Leaving Port Clinton, we drive south, staying at the FMCA Headquarters on Round Bottom Road in Cincinnati Ohio.
Home for 3 nights
We have two days to explore this area, and I am especially interested in visiting the Cincinnati Museum Center at Union Terminal. What an awesome place! I have no idea Cincinnati has so many interesting museums, but if you only have time to see one, this would be it.
We didn’t think to take pictures of the ramps, but have included a few of the most interesting displays. They made the old Union Train Terminal into one fantastic museum, housing the history museum, museum of natural history & science, Duke Energy Children’s Museum, and an Omnimax Theater.
For me, the art deco theme is fascinating. These pictures are an attempt to capture the grandeur and scale of a by-gone era. Lacking a wide angle lens, I can only take partial pictures, but I think you will get the idea.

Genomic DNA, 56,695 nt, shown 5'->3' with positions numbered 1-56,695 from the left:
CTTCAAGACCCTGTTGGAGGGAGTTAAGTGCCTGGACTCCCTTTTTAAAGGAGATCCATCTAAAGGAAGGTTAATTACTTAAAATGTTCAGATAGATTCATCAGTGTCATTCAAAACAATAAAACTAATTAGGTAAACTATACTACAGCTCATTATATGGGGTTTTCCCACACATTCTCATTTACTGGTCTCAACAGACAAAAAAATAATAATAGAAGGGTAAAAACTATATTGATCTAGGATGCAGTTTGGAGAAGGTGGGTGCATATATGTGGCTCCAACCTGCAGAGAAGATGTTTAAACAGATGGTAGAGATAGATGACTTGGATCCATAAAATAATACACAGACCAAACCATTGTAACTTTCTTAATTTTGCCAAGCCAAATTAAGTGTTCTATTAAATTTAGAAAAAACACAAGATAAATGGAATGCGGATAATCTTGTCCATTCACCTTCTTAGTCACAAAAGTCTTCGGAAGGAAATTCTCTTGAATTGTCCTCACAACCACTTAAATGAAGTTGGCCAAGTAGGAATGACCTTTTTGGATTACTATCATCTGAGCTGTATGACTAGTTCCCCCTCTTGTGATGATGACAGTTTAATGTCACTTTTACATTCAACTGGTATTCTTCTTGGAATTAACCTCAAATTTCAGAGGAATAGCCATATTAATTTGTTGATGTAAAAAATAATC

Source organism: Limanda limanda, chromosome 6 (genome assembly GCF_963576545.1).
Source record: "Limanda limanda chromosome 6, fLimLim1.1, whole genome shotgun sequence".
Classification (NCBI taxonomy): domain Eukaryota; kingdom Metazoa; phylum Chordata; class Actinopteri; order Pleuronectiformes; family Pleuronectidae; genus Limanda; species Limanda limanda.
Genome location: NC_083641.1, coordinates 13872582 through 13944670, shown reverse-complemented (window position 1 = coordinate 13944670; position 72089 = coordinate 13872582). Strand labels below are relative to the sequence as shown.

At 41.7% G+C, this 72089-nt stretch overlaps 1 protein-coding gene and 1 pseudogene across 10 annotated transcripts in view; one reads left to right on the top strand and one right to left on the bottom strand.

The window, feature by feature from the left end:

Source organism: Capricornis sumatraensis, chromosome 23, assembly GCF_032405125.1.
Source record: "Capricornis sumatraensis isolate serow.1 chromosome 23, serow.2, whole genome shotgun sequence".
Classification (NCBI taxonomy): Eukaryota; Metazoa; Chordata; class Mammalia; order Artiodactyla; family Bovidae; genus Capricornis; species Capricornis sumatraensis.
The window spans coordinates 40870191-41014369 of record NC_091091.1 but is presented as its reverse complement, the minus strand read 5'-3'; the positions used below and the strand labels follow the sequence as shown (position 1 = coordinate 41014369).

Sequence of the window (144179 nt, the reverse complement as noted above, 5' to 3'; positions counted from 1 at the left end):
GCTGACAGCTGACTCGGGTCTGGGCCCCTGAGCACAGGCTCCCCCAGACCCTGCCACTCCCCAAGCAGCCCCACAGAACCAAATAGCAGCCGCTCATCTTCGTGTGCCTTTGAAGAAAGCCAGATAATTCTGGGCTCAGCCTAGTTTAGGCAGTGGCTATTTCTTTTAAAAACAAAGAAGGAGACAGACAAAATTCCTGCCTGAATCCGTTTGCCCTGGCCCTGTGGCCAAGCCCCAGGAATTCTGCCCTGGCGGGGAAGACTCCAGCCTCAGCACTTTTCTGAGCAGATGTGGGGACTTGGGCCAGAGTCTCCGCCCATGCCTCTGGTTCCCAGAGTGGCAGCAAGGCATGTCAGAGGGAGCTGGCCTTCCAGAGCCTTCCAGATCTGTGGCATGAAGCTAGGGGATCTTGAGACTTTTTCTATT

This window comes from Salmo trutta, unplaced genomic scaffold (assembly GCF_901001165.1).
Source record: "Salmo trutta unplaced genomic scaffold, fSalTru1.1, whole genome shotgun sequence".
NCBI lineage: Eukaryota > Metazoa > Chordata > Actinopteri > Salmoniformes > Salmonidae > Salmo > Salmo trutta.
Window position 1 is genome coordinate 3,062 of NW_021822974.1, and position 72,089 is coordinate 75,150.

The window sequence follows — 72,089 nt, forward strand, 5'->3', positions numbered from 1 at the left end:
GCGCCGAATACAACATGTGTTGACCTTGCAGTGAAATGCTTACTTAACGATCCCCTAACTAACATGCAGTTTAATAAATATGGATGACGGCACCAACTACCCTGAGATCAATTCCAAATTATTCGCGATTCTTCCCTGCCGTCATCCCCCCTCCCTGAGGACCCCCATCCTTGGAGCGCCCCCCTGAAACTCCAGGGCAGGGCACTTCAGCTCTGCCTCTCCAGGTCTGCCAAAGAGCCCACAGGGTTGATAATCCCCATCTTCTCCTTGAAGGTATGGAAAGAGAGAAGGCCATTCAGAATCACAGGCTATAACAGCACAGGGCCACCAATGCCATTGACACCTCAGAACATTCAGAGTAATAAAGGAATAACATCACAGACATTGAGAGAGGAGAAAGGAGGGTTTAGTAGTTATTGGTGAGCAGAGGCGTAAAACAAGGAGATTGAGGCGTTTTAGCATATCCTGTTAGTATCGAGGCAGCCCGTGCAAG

When a train terminal, it was configured so that you could drive down to the tracks to drop off and pick up passengers. Today, these ramps take you from the ground floor, down to the bottom, using the ramps as a time tunnel of sorts.
The Cincinnati History Museum, we believe, has the most interesting history of a city that we’ve ever seen. The time frame is roughly from the 1900s to 1940s on the top floor, complete with displays (1/64th its actual size) of what the city looked like during this time frame. Every few minutes, the lighting would transition from day to evening.
The floor below transitions to WWII, and the effort & sacrifices made by the townspeople. Between 1850 & 1930, Cincinnati became the tool capital of the world.
The bottom floor displays the earliest part of the exhibit, complete with a re-creation of the Cincinnati Public Landing of the late 1850s, where you can step aboard a 94-foot side-wheel steamboat. They turn the tunnels into “streets” of this era, complete with store fronts & various displays. During this era, Cincinnati was known as “Queen of the West.”
Beautiful scale model of river boat
We failed to get a picture of the sign that told exactly the make & model of this old car, but it is magnificent, as is the tile mural behind it.
As we were leaving, the light seemed just right for these final two pictures.
For further information: Museums at Termination Station